According to academician Kurnitski, the following engineering controls targeting airborne transmission should be applied as a preventive measure in indoor spaces:
- sufficient outdoor air ventilation should be applied as the main control (in principle, it does not matter whether outdoor air enters through a ventilation supply duct or a window, the amount of air is important);
- if the building does not have a functioning ventilation system, portable air cleaners with fine particle filters should be used to clean indoor air;
- in addition, viral contamination can be deactivated by applying short-wavelength ultraviolet (UV-C) light, which is used for example in certain hospital settings.
Ventilation systems with recirculation air that circulate a part of the extract air from a room into the supply air duct, leaving virus particles recirculating in the ventilation system, pose a particular challenge. It is necessary to increase outdoor air supply in such systems. If a system cannot be switched to fully outdoor air, filtration of extract air must be improved by installing more effective filters.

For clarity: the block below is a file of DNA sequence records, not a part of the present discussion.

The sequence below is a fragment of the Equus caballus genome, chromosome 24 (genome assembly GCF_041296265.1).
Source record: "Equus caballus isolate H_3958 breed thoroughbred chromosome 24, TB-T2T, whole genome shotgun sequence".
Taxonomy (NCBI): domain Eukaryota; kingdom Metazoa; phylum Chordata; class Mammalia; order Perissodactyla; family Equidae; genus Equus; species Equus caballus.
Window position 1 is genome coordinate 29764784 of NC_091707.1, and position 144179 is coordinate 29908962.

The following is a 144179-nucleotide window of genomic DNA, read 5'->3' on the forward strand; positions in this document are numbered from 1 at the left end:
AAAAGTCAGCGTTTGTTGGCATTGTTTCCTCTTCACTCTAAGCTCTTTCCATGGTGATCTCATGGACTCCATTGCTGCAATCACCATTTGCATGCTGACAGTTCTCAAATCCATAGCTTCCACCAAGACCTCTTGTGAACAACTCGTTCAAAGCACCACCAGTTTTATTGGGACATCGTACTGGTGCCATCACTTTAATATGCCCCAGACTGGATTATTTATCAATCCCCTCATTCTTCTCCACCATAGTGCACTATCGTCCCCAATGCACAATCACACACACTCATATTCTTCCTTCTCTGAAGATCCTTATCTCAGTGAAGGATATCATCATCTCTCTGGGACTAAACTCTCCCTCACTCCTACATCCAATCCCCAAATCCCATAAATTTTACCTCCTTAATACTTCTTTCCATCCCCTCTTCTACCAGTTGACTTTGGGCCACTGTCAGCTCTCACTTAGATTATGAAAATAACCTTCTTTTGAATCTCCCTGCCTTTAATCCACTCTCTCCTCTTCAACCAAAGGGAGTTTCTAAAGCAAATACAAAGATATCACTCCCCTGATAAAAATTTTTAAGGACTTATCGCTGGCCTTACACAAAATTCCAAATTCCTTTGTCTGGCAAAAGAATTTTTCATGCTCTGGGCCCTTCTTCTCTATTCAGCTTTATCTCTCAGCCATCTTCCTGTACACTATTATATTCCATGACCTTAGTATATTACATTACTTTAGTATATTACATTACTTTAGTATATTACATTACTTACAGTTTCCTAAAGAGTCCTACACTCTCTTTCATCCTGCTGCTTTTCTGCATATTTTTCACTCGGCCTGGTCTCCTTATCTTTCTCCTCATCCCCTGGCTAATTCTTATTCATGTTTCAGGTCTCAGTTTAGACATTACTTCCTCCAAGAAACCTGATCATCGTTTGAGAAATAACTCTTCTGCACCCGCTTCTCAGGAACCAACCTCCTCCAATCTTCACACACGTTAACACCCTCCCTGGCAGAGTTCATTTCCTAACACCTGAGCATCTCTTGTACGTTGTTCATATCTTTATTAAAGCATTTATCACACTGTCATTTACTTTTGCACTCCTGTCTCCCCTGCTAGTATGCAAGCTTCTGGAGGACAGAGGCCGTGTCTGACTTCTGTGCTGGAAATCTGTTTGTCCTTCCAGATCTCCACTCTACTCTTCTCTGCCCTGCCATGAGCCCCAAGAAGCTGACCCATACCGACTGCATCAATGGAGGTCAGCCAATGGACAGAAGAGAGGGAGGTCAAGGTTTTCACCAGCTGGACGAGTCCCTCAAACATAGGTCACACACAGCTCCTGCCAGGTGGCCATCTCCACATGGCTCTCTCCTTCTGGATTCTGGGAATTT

According to the generally recognised infection control classification, the impact of engineering controls is considered to be greater than that of the second most important, currently however most widely applied administrative measures (closing of institutions, canceling of events, etc.). Wearing personal protective equipment (e.g. face masks) is considered to be the least effective measure in preventing the spread of the virus.
A total of 36 researchers from all over the world published the article on the topic titled "How can airborne transmission of COVID-19 indoors be minimised?". In this research group, Estonian researchers were represented by a civil engineer from TalTech, academician Jarek Kurnitski. Prior to publication of the article, a joint petition on the same topic was signed by 239 scientists and submitted to the World Health Organisation (WHO) with a request to acknowledge that the virus is transmitted by aerosols so that ventilation solutions could be implemented to prevent the spread of the virus. As a result, the WHO and other health authorities acknowledged that COVID-19 is spread not only by large droplets but also by tiny aerosol particles remaining in the air for hours and traveling tens of meters.
Recently Professor Kurnitski received an exceptional target grant of the Estonian Research Council for his further research aimed at solving the problems caused by the SARS-CoV-2 virus.
Source: 09.2020 Environmental International "How can airborne transmission of COVID-19 indoors be minimised?" https://www.sciencedirect.com/science/article/pii/S0160412020317876
Additional information: Head of the TalTech Nearly Zero Energy Buildings Research Group, Professor Jarek Kurnitski email@example.com
Kersti Vähi, TalTech Research Communications Officer